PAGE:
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Published: July 30th 2014
Hoga Kusten 25 & 26 July 2014
One of the most beautiful coast lines in Sweden is the Hoga Kusten or High Coast in English. No where along the coast do you see such mountainous landscape with sheer rocky cliffs plunging straight down into the peninsular of the Baltic Sea. This area is sprinkled with dozens of lakes, fjords, and tranquil islands covered in dense pine forests or paddocks of crops.
After leaving Sundsvall we headed north to see the high cliffs. We first drove across a bridge that looked like the Golden Gate bridge in San Francisco and spotted a tourist information centre just across the bridge. He was incredibly helpful, advising us the best way to see the special features of the area.
With maps in hand, we followed the tourist route which was mostly sealed roads. It was a delight to drive the scenic, winding roads between minute fishing villages. We tried to catch a boat to one of the little islands but couldn't fit in with any schedules. But as an alternative, we stopped as many times as possible, to soak in the scenery and watching holiday makers enjoy this short summer - it
was about 28-30 degrees C by the way. The locals were lapping it up.
There were 2 beaches we stopped at, Rotsidan and Bonhamn. Both these beaches are made up of rocky bolders. The locals sit on the rocks and have their picnics, but no umbrellas can be put up as there is no sand. The 1st beach we visited, we walked 500m through beautiful, cool pine forest, to get to the beach. The second (Bonhamn) was far more developed because there was a big camping park and several restaurants. One restaurant served fish dishes and has won Swedish awards for excellent dining in the past 5 years. We spent about an hour here having cold drinks and an icecream. It was beautiful watching the children swimming, diving off the wooden platform and jumping on a trampoline in a harness, so hence doing flips and other acrobats.
All the villages were made up of the deep red painted wooden houses.
The region, recognised as geologically unique was recently listed as a Unesco World Heritage area. During the Ice Age, this area was of course covered in heavy ice. 9,000 years ago, after the retreating of the ice
and therefore without the weight of the ice sheets, the land started to rise from the sea. This land uplift is still occurring rapidly, at almost one metre per 100 years. Fascinating.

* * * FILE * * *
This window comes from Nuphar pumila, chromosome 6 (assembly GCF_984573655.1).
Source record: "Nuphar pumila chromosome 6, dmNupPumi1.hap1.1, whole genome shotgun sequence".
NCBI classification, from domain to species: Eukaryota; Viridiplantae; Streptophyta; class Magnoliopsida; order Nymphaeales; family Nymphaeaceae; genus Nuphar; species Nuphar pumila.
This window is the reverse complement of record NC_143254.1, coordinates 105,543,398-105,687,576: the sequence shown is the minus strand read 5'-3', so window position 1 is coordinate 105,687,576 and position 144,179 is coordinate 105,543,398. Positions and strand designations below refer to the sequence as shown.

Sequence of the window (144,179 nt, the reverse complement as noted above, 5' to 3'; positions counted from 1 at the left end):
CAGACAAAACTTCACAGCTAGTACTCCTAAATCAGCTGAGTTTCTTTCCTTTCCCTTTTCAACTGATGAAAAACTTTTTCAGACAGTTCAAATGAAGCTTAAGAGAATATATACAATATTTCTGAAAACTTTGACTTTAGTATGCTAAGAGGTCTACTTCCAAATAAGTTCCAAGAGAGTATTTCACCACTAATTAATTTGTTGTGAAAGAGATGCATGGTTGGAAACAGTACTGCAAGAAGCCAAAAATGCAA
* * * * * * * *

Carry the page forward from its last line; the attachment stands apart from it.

The other geological phenomena is the till-capped hills. As waves crashed against small sea islets after the Ice Age, these islets have risen to become high hills. Moraine or till was left on the top of the hills where the waves never reached, and has become forested. The hills were called till-capped hills. The highest shoreline is another trace of the land uplift that can be seen in the Skuleskogen National Park which on the northern boundary of the Hoga Kusten. The have put a metal strap around the section of the hill to show the highest point where the sea was. This is at 286m.
We visited this mountain, going to the top in a ski lift. All this area is covered in snow throughout the winter - hard to imagine in the 30 degree heat we are experiencing. The national park has many walking tracks, all very well marked. The view from the top of the mountain was spectacular. We were mesmerised as we
sat looking out at the multitude of islands, blue water and sky, trying to imagine how it would looked snow-covered. The ski slopes were varied but ideal for all levels of ability. I felt like it was time for me to get back on the skis sometime in the future.
It was time to drag ourselves away from this geologically unusual area and find a spot for the night.
Watching the GPS, we headed for more water to see if we could find a nice spot. We came across a sandy beach with very basic toilet facilities and change rooms. As soon as we arrived, on went the bathers and into the water. The temperature of the water was patchy - some warm and some very cold. However, it was very refreshing after the hot day. There was plenty of shade to have out dinner and bottle of red wine, watching a few families arrive on bikes and cars to have a swim. This occurred right up to 10.00pm. All who remained after this time was 4 motor homes, one of which was ours. There was a pinkish sunset and the temperature was beautiful in the evening. We
slept well, waking to another beautiful day. We were heading further north along the eastern Swedish coast, up to Finland.
You may be interested to know that the Baltic Sea is not salty. As the restricted outlet of the Baltic Sea, into the Black Sea flows through the archipelago making up Denmark, and as there is so much snow from Sweden and Finland, melting into the Baltic Sea, it ends up being fresh water. There looks as though there is a bit of iron in the water.
So Finland, here we come!
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